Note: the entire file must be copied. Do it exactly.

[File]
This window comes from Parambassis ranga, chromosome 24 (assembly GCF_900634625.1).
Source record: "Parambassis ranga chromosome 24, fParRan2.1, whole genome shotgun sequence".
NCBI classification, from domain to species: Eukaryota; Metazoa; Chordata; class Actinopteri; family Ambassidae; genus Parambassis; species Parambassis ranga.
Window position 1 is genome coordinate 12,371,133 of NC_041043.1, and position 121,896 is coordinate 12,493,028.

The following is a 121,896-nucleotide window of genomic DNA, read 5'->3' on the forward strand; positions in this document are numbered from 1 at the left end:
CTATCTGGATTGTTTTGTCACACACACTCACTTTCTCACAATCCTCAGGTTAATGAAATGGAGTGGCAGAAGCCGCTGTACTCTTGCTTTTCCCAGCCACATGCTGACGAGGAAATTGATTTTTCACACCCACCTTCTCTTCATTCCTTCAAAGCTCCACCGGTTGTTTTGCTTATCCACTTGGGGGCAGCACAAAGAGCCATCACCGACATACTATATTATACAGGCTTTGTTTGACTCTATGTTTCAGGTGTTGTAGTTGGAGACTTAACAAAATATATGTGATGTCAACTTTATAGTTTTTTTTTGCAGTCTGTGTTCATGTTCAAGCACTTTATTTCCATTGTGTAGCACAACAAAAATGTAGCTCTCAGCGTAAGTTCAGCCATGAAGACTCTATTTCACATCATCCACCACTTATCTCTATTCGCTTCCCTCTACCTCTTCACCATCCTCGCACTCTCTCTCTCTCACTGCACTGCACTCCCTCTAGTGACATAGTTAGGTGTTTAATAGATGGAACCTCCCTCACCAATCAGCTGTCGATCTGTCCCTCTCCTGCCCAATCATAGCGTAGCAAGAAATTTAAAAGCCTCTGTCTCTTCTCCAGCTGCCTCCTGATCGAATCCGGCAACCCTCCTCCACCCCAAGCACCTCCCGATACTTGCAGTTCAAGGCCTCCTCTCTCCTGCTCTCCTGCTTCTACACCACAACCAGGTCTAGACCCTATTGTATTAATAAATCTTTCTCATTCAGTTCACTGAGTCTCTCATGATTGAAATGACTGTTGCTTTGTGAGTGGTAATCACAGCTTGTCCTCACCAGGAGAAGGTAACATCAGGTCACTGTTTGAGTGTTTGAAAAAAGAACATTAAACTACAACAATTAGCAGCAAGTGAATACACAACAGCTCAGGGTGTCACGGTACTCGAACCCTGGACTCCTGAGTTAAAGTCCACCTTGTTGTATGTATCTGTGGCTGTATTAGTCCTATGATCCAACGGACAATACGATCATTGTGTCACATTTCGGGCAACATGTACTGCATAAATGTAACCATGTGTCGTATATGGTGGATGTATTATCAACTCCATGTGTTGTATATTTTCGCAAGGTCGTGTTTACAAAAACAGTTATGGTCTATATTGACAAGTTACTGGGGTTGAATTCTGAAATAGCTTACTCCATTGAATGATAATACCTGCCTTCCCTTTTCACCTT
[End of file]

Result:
This window comes from Parambassis ranga, chromosome 24 (assembly GCF_900634625.1).
Source record: "Parambassis ranga chromosome 24, fParRan2.1, whole genome shotgun sequence".
NCBI classification, from domain to species: Eukaryota; Metazoa; Chordata; class Actinopteri; family Ambassidae; genus Parambassis; species Parambassis ranga.
Window position 1 is genome coordinate 12,371,133 of NC_041043.1, and position 121,896 is coordinate 12,493,028.

The following is a 121,896-nucleotide window of genomic DNA, read 5'->3' on the forward strand; positions in this document are numbered from 1 at the left end:
CTATCTGGATTGTTTTGTCACACACACTCACTTTCTCACAATCCTCAGGTTAATGAAATGGAGTGGCAGAAGCCGCTGTACTCTTGCTTTTCCCAGCCACATGCTGACGAGGAAATTGATTTTTCACACCCACCTTCTCTTCATTCCTTCAAAGCTCCACCGGTTGTTTTGCTTATCCACTTGGGGGCAGCACAAAGAGCCATCACCGACATACTATATTATACAGGCTTTGTTTGACTCTATGTTTCAGGTGTTGTAGTTGGAGACTTAACAAAATATATGTGATGTCAACTTTATAGTTTTTTTTTGCAGTCTGTGTTCATGTTCAAGCACTTTATTTCCATTGTGTAGCACAACAAAAATGTAGCTCTCAGCGTAAGTTCAGCCATGAAGACTCTATTTCACATCATCCACCACTTATCTCTATTCGCTTCCCTCTACCTCTTCACCATCCTCGCACTCTCTCTCTCTCACTGCACTGCACTCCCTCTAGTGACATAGTTAGGTGTTTAATAGATGGAACCTCCCTCACCAATCAGCTGTCGATCTGTCCCTCTCCTGCCCAATCATAGCGTAGCAAGAAATTTAAAAGCCTCTGTCTCTTCTCCAGCTGCCTCCTGATCGAATCCGGCAACCCTCCTCCACCCCAAGCACCTCCCGATACTTGCAGTTCAAGGCCTCCTCTCTCCTGCTCTCCTGCTTCTACACCACAACCAGGTCTAGACCCTATTGTATTAATAAATCTTTCTCATTCAGTTCACTGAGTCTCTCATGATTGAAATGACTGTTGCTTTGTGAGTGGTAATCACAGCTTGTCCTCACCAGGAGAAGGTAACATCAGGTCACTGTTTGAGTGTTTGAAAAAAGAACATTAAACTACAACAATTAGCAGCAAGTGAATACACAACAGCTCAGGGTGTCACGGTACTCGAACCCTGGACTCCTGAGTTAAAGTCCACCTTGTTGTATGTATCTGTGGCTGTATTAGTCCTATGATCCAACGGACAATACGATCATTGTGTCACATTTCGGGCAACATGTACTGCATAAATGTAACCATGTGTCGTATATGGTGGATGTATTATCAACTCCATGTGTTGTATATTTTCGCAAGGTCGTGTTTACAAAAACAGTTATGGTCTATATTGACAAGTTACTGGGGTTGAATTCTGAAATAGCTTACTCCATTGAATGATAATACCTGCCTTCCCTTTTCACCTT